There is a longstanding debate in the policy world over whether social benefits should be targeted toward those who need them most or made universally available. There are clear tradeoffs between the two approaches: universal programs are easier to administer, more likely to reach all segments of the eligible population and less like to carry the stigma of policies directed toward the poor. Targeted programs, on the other hand, are usually considered more efficient in that they distribute scarce resources to a population that needs or deserves them the most. In the free-college world, the advantages of universality are powerful — universal free-college programs are easier to explain and administer and have stronger impacts than more narrowly targeted programs.

For example, a universal scholarship program in a high-poverty school district is going to naturally serve mostly low-income students because of the makeup of the school district. A scholarship program that focuses on two-year or shorter degrees will similarly have limited benefits for higher-income individuals since they rarely attend the institutions granting these degrees. It is also possible to add elements of targeting within universal programs to better support students who need extra help — in Kalamazoo, for example, almost every student graduating from high school is eligible, but those who attend the local community college automatically receive coaching services to help support their success.


In a perfect world, free college would be provided on a first-dollar basis — that is, before other forms of financial aid, allowing lower-income students to retain use of their federal financial aid to help cover living expenses (these are often the biggest barrier to college attendance). In the real world, almost all free-college programs are last- dollar, requiring students to use their Pell grants before a Promise scholarship is applied to fill any gaps. A simple, clear message of college affordability benefits low-income students even if scholarships are last dollar, but it is unrealistic to expect dramatic changes in college-going behavior without offering new financial resources.

It is critical that this idea be preserved in the final legislation. Substituting a student’s Pell grants for a free- college Promise — a common cost-saving measure in state Promise programs — will limit the number of students who are able to participate in the program and constrain the ability of lower-income students to manage their living expenses.


If a free-college program is to lead to degree or credential completion and thus represent a positive return on investment for recipients and taxpayers, first-generation and low-income students need to have access to additional supports. Opening the door to college through better affordability may lead students to enter, but those who lack knowledge of what the college experience entails may struggle once there. Help is needed at various stages. In Tennessee, a large-scale mentorship program organized by TN Achieves helps high-school seniors figure out their college-going path. Navigation resources are also available to adult learners through Tennessee Reconnect, helping to ensure that a “right fit” degree or credential program is chosen. The Detroit Promise Path offers high-touch coaching and small monetary incentives to low-income students attending two-year colleges, leading to higher rates of persistence and completion. The Biden plan recognizes the value of such efforts, committing to investing in “evidence-based strategies to strengthen completion and retention rates.”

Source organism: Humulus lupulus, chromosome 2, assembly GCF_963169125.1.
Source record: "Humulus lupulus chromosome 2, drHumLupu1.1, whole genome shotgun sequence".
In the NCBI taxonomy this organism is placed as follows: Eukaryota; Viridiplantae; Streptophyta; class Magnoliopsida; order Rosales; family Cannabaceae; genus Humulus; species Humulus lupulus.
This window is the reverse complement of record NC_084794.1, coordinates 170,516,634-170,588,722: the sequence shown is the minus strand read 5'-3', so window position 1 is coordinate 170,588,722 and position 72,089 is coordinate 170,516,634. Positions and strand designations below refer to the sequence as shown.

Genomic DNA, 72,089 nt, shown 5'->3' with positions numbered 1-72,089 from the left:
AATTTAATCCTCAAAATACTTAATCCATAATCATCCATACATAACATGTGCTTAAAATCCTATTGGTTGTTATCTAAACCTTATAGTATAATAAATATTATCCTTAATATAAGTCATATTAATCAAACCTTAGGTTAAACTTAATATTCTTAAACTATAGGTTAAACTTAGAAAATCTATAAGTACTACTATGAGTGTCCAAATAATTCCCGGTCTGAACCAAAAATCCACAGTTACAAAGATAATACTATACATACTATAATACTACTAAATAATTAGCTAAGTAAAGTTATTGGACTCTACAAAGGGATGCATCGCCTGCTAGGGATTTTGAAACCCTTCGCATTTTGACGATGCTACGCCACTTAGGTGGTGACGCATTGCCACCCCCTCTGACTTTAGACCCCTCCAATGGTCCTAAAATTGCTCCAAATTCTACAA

The free-college program most likely to be enacted quickly is one that addresses employer concerns about a skilled workforce while speeding economic recovery from COVID-19. Fortunately, the same design features that serve these goals also enhance the equity impacts of a free-college program. While the more robust four-year free-college plan embraced by the progressive wing of the Democratic Party should not be abandoned, it is not surprising the administration’s first move is toward a universal, free community college program, tied together with additional investments in high-quality pre-K education. If such a strategy is enacted, the US will be on its way to building an educational system that meets both equity and economic goals.

MICHELLE MILLER-ADAMS is a senior researcher at the W.E. Upjohn Institute and professor of political science at Grand Valley State University. She can be reached at miller-adams@ and via Twitter @mmilleradams.

Editor’s Note: This column is adapted with permission from the #RealCollege Blog hosted by The Hope Center for College, Community, and Justice. Professor Miller-Adams book, The Path to Free College, is available from Harvard Education Publishing Group

Joomla! Debug Console


Profile Information

Memory Usage

Database Queries